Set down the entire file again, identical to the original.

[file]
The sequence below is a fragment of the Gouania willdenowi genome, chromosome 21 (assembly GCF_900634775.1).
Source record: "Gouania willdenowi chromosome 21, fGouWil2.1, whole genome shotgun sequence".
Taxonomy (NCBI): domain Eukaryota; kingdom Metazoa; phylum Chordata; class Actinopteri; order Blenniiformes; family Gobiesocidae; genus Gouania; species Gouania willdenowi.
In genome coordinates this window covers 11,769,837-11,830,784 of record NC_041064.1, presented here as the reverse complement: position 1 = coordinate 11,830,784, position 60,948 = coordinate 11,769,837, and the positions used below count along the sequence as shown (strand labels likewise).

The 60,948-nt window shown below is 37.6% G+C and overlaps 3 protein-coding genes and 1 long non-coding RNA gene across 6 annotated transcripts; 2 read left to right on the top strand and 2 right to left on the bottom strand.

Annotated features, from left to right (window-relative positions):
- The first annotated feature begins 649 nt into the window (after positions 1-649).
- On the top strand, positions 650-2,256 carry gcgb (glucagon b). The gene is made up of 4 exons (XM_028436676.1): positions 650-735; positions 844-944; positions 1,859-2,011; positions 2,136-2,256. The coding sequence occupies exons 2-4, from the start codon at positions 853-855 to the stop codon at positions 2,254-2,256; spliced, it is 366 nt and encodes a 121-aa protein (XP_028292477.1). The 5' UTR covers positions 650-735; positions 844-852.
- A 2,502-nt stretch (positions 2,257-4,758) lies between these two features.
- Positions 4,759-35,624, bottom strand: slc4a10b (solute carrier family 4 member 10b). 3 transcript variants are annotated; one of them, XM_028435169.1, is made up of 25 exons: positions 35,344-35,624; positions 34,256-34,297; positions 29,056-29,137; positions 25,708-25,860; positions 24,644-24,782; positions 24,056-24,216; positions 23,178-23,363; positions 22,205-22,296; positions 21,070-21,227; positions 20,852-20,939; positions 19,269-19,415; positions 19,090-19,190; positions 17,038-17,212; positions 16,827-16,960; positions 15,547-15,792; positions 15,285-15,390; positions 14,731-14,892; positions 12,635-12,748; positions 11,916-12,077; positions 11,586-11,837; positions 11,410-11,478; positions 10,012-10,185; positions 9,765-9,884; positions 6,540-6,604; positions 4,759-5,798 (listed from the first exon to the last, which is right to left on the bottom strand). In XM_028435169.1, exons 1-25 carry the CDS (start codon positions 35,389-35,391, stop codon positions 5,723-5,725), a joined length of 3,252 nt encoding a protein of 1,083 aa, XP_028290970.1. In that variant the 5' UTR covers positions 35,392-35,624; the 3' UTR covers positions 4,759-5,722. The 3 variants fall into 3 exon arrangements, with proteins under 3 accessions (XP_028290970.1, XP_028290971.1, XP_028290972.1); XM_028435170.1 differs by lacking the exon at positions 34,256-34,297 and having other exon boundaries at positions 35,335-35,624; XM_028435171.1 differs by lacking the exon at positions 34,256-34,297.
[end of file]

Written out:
The sequence below is a fragment of the Gouania willdenowi genome, chromosome 21 (assembly GCF_900634775.1).
Source record: "Gouania willdenowi chromosome 21, fGouWil2.1, whole genome shotgun sequence".
Taxonomy (NCBI): domain Eukaryota; kingdom Metazoa; phylum Chordata; class Actinopteri; order Blenniiformes; family Gobiesocidae; genus Gouania; species Gouania willdenowi.
In genome coordinates this window covers 11,769,837-11,830,784 of record NC_041064.1, presented here as the reverse complement: position 1 = coordinate 11,830,784, position 60,948 = coordinate 11,769,837, and the positions used below count along the sequence as shown (strand labels likewise).

The 60,948-nt window shown below is 37.6% G+C and overlaps 3 protein-coding genes and 1 long non-coding RNA gene across 6 annotated transcripts; 2 read left to right on the top strand and 2 right to left on the bottom strand.

Annotated features, from left to right (window-relative positions):
- The first annotated feature begins 649 nt into the window (after positions 1-649).
- On the top strand, positions 650-2,256 carry gcgb (glucagon b). The gene is made up of 4 exons (XM_028436676.1): positions 650-735; positions 844-944; positions 1,859-2,011; positions 2,136-2,256. The coding sequence occupies exons 2-4, from the start codon at positions 853-855 to the stop codon at positions 2,254-2,256; spliced, it is 366 nt and encodes a 121-aa protein (XP_028292477.1). The 5' UTR covers positions 650-735; positions 844-852.
- A 2,502-nt stretch (positions 2,257-4,758) lies between these two features.
- Positions 4,759-35,624, bottom strand: slc4a10b (solute carrier family 4 member 10b). 3 transcript variants are annotated; one of them, XM_028435169.1, is made up of 25 exons: positions 35,344-35,624; positions 34,256-34,297; positions 29,056-29,137; positions 25,708-25,860; positions 24,644-24,782; positions 24,056-24,216; positions 23,178-23,363; positions 22,205-22,296; positions 21,070-21,227; positions 20,852-20,939; positions 19,269-19,415; positions 19,090-19,190; positions 17,038-17,212; positions 16,827-16,960; positions 15,547-15,792; positions 15,285-15,390; positions 14,731-14,892; positions 12,635-12,748; positions 11,916-12,077; positions 11,586-11,837; positions 11,410-11,478; positions 10,012-10,185; positions 9,765-9,884; positions 6,540-6,604; positions 4,759-5,798 (listed from the first exon to the last, which is right to left on the bottom strand). In XM_028435169.1, exons 1-25 carry the CDS (start codon positions 35,389-35,391, stop codon positions 5,723-5,725), a joined length of 3,252 nt encoding a protein of 1,083 aa, XP_028290970.1. In that variant the 5' UTR covers positions 35,392-35,624; the 3' UTR covers positions 4,759-5,722. The 3 variants fall into 3 exon arrangements, with proteins under 3 accessions (XP_028290970.1, XP_028290971.1, XP_028290972.1); XM_028435170.1 differs by lacking the exon at positions 34,256-34,297 and having other exon boundaries at positions 35,335-35,624; XM_028435171.1 differs by lacking the exon at positions 34,256-34,297.